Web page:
Cyberpunk 2077 is adding the option to turn off certain copyrighted music tracks, making it safe for streamers to play without getting DMCA strikes.
Cyberpunk 2077 is getting an option to remove copyrighted music from the game, making it safe to use for streamers and other content creators without fear of getting a DMCA strike. The oft-delayed game also got a hefty new gameplay trailer today, showing off more of what players can expect from the dystopian RPG and seemingly putting to rest fears that its release could be pushed back yet again.
Copyright violations are always a concern for streamers and video creators, who can have their videos demonetized or their accounts suspended on sites like Twitch or YouTube for using material they don’t have the rights to. Most game developers and publishers are happy to let their creations be used in this way, though Nintendo in particular has a reputation for issuing takedown requests to those using its games for content. More recently, DMCA strikes have become a major issue at Twitch, with many of the site’s streamers getting warnings for playing games with copyrighted music and even sound effects, sometimes on videos that are years old.
It seems that CD Projekt Red has a plan to help streamers and video makers avoid those issues altogether when playing Cyberpunk 2077. As revealed in today’s Night City Wire stream, the upcoming game will have an option to turn off songs that could have copyright issues and replace them with tracks that have been cleared for use.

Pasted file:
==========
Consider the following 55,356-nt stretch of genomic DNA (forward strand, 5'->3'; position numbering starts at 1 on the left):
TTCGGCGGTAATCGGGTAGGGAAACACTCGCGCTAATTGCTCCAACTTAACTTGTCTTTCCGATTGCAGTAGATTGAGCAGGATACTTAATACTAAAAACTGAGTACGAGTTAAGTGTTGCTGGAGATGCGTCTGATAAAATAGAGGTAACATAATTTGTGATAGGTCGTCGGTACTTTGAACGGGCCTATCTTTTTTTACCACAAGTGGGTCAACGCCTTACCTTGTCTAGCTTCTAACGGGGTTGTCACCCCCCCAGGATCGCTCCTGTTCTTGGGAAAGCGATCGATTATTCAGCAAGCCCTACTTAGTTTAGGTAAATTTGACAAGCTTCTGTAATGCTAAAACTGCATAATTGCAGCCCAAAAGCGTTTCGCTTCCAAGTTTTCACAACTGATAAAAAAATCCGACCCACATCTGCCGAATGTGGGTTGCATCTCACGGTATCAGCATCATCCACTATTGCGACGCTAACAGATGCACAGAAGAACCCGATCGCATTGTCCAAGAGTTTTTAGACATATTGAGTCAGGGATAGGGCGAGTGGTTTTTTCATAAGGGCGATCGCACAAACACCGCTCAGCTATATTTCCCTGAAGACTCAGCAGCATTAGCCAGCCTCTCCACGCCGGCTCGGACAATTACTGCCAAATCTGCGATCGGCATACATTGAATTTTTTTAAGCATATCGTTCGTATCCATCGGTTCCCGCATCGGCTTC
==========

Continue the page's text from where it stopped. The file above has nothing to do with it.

It’s certainly a better solution to DMCA fears than the one that Twitch itself proposed, which was simply to turn off the in-game audio. Unsurprisingly, streamers took issue with this, as the idea of running a stream that was silent except for the sound of their own voices didn’t strike many people as the kind of show they’d like to run or watch. Plenty of streamers made their voices heard on the issue, calling Twitch out for offering lukewarm advice rather than doing anything to actually help its members. Some streamers even protested with silent streams of music games or provided their own hilarious sound effects for muted games.
When Cyberpunk 2077 was announced, it looked like the game of many players’ dreams. In the years since, CD Projekt Red has squandered a considerable amount of that good will with messaging that many have called out as transphobic and racist, and the studio’s decision to force its developers to crunch through multiple delays. Nevertheless, Cyberpunk 2077’s copyright-safe mode will likely do a lot to endear it to streamers when it finally sees the light of day next month.
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Source: CD Projekt Red
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